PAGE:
Azure-Enabled SSIS Projects

The Azure-SSIS Team recently released an update to the Integration Services Extension. The update includes a new project template named “Integration Services Project (Azure-Enabled)”. The functionality is driven by another recent addition to Azure-SSIS; the ability to execute SSIS packages from Azure File Shares. I refer to this as “Azure-SSIS (Files)”. I’ve written and presented about executing SSIS packages from Azure File Shares in Azure-SSIS:


I believe folks learn best by doing. For this example, I start after adding the Integration Services extension (version 3.1+) to Visual Studio 2019, which I describe in a post titled SSIS in Visual Studio 2019. I begin creating a new project and search for “Integration” in templates. I select “Integration Services Project (Azure-Enabled)”:

I next configure the new project:

After creating the new project, I notice some differences in Solution Explorer. The “Linked Azure Resources” node is new. Right-click the “Linked Azure Resources” virtual folder and click “Connect to SSIS in Azure Data Factory”:

Clicking the “Connect to SSIS in Azure Data Factory” menu item fires up the “SSIS in ADF Connection Wizard”:

The “SSIS in ADF Connection Wizard” shares some functionality with the “Integration Runtime Creation Wizard” I mentioned in SSIS in SSMS Version 18: Try SSIS in Azure Data Factory.

The next step in the wizard is to select the Azure-SSIS Integration Runtime you wish to use with this SSIS project. Note you may only configure Azure-SSIS Integration Runtimes that do not use the SSIS Catalog (SSISDB) – Azure-SSIS (Files) IR’s only:

After selecting the Azure-SSIS (Files) Integration Runtime, configure the location of the Azure Files in Azure Storage:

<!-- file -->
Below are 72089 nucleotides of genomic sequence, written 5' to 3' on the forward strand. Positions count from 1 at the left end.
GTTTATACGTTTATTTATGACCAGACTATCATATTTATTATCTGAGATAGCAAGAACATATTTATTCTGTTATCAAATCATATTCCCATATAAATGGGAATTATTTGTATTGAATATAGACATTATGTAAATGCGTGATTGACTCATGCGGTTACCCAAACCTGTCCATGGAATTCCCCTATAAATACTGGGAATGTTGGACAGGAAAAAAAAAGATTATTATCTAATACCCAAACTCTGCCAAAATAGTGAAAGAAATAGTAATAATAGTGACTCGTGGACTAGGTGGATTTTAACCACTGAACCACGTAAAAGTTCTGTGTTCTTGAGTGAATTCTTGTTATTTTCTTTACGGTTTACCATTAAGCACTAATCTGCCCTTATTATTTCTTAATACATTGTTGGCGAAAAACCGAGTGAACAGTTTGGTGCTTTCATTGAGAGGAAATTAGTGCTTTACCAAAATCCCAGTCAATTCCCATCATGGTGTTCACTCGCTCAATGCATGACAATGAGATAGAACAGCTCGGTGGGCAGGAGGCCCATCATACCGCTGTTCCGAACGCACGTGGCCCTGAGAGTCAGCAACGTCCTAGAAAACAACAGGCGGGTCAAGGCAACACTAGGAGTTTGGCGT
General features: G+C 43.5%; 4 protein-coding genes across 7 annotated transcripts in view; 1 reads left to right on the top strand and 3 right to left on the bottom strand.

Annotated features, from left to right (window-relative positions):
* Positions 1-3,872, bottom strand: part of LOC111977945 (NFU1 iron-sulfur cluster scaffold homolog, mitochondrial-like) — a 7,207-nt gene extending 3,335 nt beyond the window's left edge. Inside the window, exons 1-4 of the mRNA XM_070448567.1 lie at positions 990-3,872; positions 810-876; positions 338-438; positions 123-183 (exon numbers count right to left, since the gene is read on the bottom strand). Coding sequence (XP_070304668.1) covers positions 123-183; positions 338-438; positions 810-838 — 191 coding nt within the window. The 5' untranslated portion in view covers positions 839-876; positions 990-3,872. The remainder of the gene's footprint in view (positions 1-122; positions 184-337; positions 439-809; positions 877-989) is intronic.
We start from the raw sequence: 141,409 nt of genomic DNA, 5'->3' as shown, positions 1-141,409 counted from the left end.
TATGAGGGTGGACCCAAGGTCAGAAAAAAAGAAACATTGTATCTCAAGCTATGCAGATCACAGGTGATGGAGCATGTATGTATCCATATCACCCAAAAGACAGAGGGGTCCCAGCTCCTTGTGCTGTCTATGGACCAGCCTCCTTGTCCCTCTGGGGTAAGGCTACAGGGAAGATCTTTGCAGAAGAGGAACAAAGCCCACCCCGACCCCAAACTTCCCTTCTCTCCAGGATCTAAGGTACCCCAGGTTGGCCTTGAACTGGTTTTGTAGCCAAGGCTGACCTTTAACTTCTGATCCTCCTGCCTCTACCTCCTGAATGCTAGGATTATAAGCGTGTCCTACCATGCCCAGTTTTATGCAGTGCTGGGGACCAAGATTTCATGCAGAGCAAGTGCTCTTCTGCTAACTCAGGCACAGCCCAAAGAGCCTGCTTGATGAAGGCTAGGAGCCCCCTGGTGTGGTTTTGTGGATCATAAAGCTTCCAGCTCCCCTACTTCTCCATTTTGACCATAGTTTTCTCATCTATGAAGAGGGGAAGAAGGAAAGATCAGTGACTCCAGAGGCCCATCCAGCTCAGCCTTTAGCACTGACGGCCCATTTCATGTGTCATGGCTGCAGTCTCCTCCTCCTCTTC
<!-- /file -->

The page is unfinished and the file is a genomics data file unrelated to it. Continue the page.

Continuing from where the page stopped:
The configured Azure-SSIS resources are now visible in Solution Explorer:

Executing the SSIS Package in Azure-SSIS (Files)

To execute the SSIS package in Azure-SSIS, right-click the package in Solution Explorer and click “Execute Package in Azure”, or click the Start dropdown and click “Execute in Azure”:

A couple things to note regarding execution:

  1. The Progress tab displays and reports “The package is executing. Waiting to fetch result…”
  2. The Visual Studio status displays “This item does not support previewing”:

Package execution completes (successfully!):


It’s pretty cool to be able to execute from Visual Studio and have the SSIS package run in Azure-SSIS (Files). Kudos to the Azure-SSIS Team for surfacing this functionality!

Andy Leonard

Christian, husband, dad, grandpa, Data Philosopher, Data Engineer, Azure Data Factory, SSIS, and Biml guy. I was cloud before cloud was cool. :{>

3 thoughts on “Azure-Enabled SSIS Projects

  1. I’ve been trying this functionality out. It seems you can select an IR with an SSISDB catalog behind it. I executed a package in the project deployment model just fine (it didn’t use any of the features though, I’ve just started testing) using an Azure-SSIS IR with catalog. The .ispac file is deployed to the Azure File Share and the log files (the information you would typically find the catalog) is stored in the file share as well (in a container called ssdtexecution).


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